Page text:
On Friday May 1st, the world held its collective breath for the newest installment in Marvel’s incredibly successful cinematic franchise. After many years of attending the Bennington movie theater on the opening night of many a superhero movie, we had never seen a sold out theater. That all changed when we saw Avengers: Age of Ultron. The number of people at opening night stands as yet another testament to the sheer magnitude of Marvel’s niche in pop culture.
Whedon imbued Age of Ultron with his classic element of self deprecating witty banter. Even in the midst of battle, the characters have no problem mocking each other and their current situation. Hawkeye delivered the best line of the movie with a subtle jab at the almost unbelievable nature of the franchise: ‘The city is flying. We’re fighting an army of robots, and I have a bow and arrow. Nothing makes sense.’ It’s the snarky comments that give the Avengers a more human aspect and allows the audience to feel more familiar with the heroes.
Age of Ultron’s expansion of the team of superheroes brought much needed variety to the movie. In this movie, many of the lesser known heroes that make up many of the better storylines of the Avengers, such as the Scarlet Witch and Quicksilver, make some pretty major appearances. Whedon shifted the focus of Age of Ultron from the starpower of the “Big Three” of Iron Man, Thor, and Captain America, who each have their own successful, independent movie franchises, to Hawkeye, Black Widow, and the Hulk, who has his own unsuccessful movie starring a different actor. This fleshing out of minor heroes, especially that of Hawkeye, took the movie’s cake like a sugar addicted pastry thief. Hawkeye’s role expanded from mind-controlled useless archer to the glue that holds the team together. Hawkeye successfully denied Scarlet Witch’s attempt to psychically influence him, a balancing of his role as helplessly doing Loki’s evil bidding in the first Avengers. Hawkeye’s simple humanity nicely contrasts the divinity of the rest of the Avengers. A series of scenes at Hawkeye’s house slows down the movie enough for the characters to catch up to the action and provide motivation for fighting. Clint Barton grounds the team with his simplicity and drives the Avengers by reminding them why and for whom they fight.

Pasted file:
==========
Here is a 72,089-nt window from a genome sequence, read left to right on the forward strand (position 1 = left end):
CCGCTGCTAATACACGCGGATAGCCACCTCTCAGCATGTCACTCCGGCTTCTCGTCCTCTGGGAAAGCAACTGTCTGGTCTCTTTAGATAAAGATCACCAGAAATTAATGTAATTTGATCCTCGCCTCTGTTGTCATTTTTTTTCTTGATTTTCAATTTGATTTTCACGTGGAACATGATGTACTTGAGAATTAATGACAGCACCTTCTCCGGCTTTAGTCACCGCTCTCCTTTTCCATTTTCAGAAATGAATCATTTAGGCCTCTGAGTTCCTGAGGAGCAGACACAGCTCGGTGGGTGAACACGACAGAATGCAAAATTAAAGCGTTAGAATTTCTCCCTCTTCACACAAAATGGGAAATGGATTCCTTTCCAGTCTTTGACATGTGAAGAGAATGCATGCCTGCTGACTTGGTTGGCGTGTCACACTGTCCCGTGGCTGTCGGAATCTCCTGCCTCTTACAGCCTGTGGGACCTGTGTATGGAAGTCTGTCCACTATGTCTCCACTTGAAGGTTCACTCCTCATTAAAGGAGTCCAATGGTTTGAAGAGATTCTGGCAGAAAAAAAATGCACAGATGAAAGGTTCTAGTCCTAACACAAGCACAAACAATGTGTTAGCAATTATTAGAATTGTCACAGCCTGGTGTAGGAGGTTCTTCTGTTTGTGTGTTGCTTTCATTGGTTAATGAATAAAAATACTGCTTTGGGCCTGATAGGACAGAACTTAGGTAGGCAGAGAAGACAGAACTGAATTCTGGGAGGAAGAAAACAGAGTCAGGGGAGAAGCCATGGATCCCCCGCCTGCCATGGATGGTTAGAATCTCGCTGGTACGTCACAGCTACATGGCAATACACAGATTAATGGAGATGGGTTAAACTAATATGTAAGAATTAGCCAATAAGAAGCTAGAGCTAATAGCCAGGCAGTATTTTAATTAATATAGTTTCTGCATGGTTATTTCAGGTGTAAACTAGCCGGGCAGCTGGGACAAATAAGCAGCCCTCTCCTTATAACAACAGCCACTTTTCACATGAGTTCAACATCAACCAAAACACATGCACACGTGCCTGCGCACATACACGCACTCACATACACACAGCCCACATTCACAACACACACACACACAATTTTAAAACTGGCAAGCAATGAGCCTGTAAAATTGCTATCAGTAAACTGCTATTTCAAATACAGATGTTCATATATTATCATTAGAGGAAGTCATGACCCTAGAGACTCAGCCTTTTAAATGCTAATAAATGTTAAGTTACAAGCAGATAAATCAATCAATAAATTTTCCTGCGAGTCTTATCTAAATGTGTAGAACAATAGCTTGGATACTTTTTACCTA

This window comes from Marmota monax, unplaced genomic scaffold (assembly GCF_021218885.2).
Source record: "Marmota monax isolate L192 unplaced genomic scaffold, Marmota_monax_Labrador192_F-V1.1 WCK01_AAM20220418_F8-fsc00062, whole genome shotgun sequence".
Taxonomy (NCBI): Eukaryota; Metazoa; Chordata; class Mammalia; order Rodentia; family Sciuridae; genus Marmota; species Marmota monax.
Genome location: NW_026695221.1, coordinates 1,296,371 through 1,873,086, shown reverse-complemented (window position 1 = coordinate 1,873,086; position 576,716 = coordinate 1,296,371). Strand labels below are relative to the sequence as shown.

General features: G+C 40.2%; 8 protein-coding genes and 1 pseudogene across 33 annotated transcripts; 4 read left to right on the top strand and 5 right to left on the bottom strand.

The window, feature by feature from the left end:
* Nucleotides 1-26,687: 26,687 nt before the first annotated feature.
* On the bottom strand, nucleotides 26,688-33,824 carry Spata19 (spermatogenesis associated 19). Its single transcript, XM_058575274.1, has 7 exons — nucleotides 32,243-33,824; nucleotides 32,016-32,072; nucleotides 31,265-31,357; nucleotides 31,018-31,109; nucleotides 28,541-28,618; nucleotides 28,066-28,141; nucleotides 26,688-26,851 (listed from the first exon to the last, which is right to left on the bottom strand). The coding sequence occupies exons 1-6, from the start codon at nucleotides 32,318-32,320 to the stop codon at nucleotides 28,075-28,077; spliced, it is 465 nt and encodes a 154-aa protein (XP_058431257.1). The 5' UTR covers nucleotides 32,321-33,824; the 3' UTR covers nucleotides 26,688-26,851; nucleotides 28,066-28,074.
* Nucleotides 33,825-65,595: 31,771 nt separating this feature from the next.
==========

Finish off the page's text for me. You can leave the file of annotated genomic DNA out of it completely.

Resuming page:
In Age of Ultron, we see a more delicate side of the infamous assassin Black Widow, as well as a look into her past. Scarlett Johansson attempted to explore Black Widow’s ‘sensitive side’ during the movie, but with mixed results. The exposition of Widow’s past piqued our interest in showing a more emotional side to the ruthless killer. On the flip side, the sexual tension between Widow and the Hulk was a clumsy attempt to bring in an unnecessary romance story. The bungling attempt at a love story had the subtlety of a drunk man blindfolded riding a bull through a china shop. That is to say: none at all. If I wanted to watch a green beast and a feisty redhead fall in love, I would watch Shrek. At least Shrek has Eddie Murphy playing a talking donkey.
The plot followed the successful formula set out in the first Avengers. Tensions build between the main heroes and their ideologies, with Captain America and Iron Man’s ideas once again bearing the crux of the intra-team conflict. The tensions formulaically resolve themselves in the face of a common enemy.
The movie also has some interesting commentary on humanity and artificial intelligence. Iron Man’s trusted supercomputer-butler hybrid, Jarvis, plays a critical role in the plot of the story that culminates in an awesome plot twist that sends a shiver down the backs of die-hard Marvel fans. Also, as is standard for a Marvel movie, we see the correlation between every movie they have produced so far, including Guardians of the Galaxy, that will eventually crescendo into an almighty story that will be the coup de grace of years of awesome movies. Marvel has big plans for the future of its movies, and Age of Ultron was another piece in its massive puzzle of a story.
About the Authors:
Sam Swoap was raised by 7 mercenaries in post-Soviet bloc Eastern Europe, where he gained proficiency in all firearms, and can disassemble and reassemble a high powered rifle in under 3 seconds, blindfolded. He also enjoys smooth jazz.
In 2006, Forbes magazine wrote a cover story about the savviest man alive: Zach Armet, when he was seven years old. The man responsible for the global market, he secretly owns half of the world with a shadowy corporation. He has a keen eye for fine art, and is a particular fan of the Dutch masters.
Coauthor: Zach Armet